Australian opener Marcus Harris said he didn’t feel out of depth during his debut Test at Adelaide even though there was hardly any margin of error against a quality side like India in the opening match.
“You always doubt yourself as a person, you’re not sure if you’re going to fit in Test cricket. So, it was good to spend time in the middle in both innings. I didn’t feel out of my depth at all,” said Harris, who scored a matching 26 in both the innings on debut at Adelaide Oval.
“But I realised pretty quickly they don’t bowl any crap and they don’t miss any chances that you give them. So you’ve got to be switched on from ball one.
“I felt like my game stood up to it, it’s probably just a decision-making thing and being able to occupy the crease for long periods of time, but I didn’t feel like I was out of my depth at all,” he added.
Outwitted by R Ashwin and Mohammed Shami in the two innings, Harris said he is working on his plans to tackle the Indian bowlers at the Perth Test beginning on Friday.
“I worked hard in between the first and second innings on some plans against R Ashwin and now I’m just working on guys coming around the wicket and stuff like that to work on plans India will use against me,” he said.
“It has given me great confidence to be able to bat a decent period of time and occupy the crease for a bit.”
Australia lost the first Test narrowly by 31 runs and Harris said the hosts will take confidence from the close finish and the onus will be on the top-order to take responsibility from the batting exploits of their tail-enders.
“I think we took some good confidence from the fight we showed, it got down to 30 runs. I know when I looked at it as a batter I thought ‘I wish I could’ve got 60 or 70’. So we got pretty close and hopefully we could take some momentum into the game on Friday,” he said.
“I think the wicket will suit us a little bit more with the conditions, that’s taking nothing away from India, but I just think a little bit of momentum.
“We would’ve loved to win the game, but the boys bowled really well and they also batted really well. It’s probably on us batters to take a bit of the weight from them.”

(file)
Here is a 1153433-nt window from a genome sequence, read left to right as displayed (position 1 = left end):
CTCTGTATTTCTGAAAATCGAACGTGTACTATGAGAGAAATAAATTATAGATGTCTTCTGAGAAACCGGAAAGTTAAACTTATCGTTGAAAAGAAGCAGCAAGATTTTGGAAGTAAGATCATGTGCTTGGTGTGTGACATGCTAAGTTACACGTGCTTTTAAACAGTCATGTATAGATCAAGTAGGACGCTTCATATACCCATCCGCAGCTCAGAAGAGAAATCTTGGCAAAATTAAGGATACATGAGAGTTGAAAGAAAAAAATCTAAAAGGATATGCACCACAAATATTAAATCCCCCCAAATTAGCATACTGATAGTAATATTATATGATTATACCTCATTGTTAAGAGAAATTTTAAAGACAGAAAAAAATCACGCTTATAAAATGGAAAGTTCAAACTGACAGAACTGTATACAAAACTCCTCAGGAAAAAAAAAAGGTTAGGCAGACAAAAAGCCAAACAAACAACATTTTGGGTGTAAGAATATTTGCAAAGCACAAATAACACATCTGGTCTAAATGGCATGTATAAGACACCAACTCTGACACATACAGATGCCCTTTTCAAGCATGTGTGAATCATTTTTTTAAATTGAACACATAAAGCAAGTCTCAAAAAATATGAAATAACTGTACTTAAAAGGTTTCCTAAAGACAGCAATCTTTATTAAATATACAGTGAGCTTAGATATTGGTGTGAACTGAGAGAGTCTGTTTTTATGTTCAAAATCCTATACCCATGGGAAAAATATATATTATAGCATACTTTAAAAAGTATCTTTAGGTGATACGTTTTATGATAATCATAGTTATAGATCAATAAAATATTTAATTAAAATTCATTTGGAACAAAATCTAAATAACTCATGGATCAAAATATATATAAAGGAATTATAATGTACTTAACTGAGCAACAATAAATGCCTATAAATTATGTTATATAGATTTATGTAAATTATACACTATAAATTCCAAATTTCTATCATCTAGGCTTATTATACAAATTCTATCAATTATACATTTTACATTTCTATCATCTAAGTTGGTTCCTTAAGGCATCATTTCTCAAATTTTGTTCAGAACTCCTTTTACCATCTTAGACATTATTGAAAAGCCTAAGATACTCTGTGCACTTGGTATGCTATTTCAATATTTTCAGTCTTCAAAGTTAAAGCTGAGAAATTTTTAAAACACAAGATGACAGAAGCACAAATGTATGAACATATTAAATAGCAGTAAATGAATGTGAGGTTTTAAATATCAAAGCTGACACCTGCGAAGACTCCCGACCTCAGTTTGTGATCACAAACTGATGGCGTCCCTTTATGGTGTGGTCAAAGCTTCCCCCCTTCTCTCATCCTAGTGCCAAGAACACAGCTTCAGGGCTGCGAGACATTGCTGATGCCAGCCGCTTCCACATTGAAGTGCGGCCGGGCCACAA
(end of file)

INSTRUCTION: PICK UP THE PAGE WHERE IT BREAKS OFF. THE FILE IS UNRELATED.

Like India, Australia too trained at the WACA ground on Wednesday, and their three pacers as well as Nathan Lyon enjoyed a day off.
Harris also backed Mitchell Starc, saying he was sharp enough in Adelaide and all geared to play this second Test as well.
“Yeah quick, he bowled pretty well. There was obviously a bit of talk about him after the game but I thought he bowled pretty well during the game and he’s felt like he was in good rhythm out there before. I’m sure he’s ready and raring to go for Friday,” he said.
It will be a homecoming for Harris with the new Perth stadium set to host its first-ever Test.
The opener wished this Test was at the old WACA ground, but at the same time looked forward to playing at the Optus Stadium.
“I remember coming here (WACA) to watch India here a few years ago, and it might have been Shane Watson getting 50, I remember how loud the crowd was and just the feeling imagining if you were that bloke. So, it is good to be the person on the field now.
“…there have always been great memories for me coming to Tests in Perth and hopefully I can create some memories for young kids coming to games at the new stadium.
“It’s pretty special to play in a Perth Test. It would have been great to play at the WACA where it has always been but to get the opportunity to play at the new stadium will be pretty special in the first Test there.”
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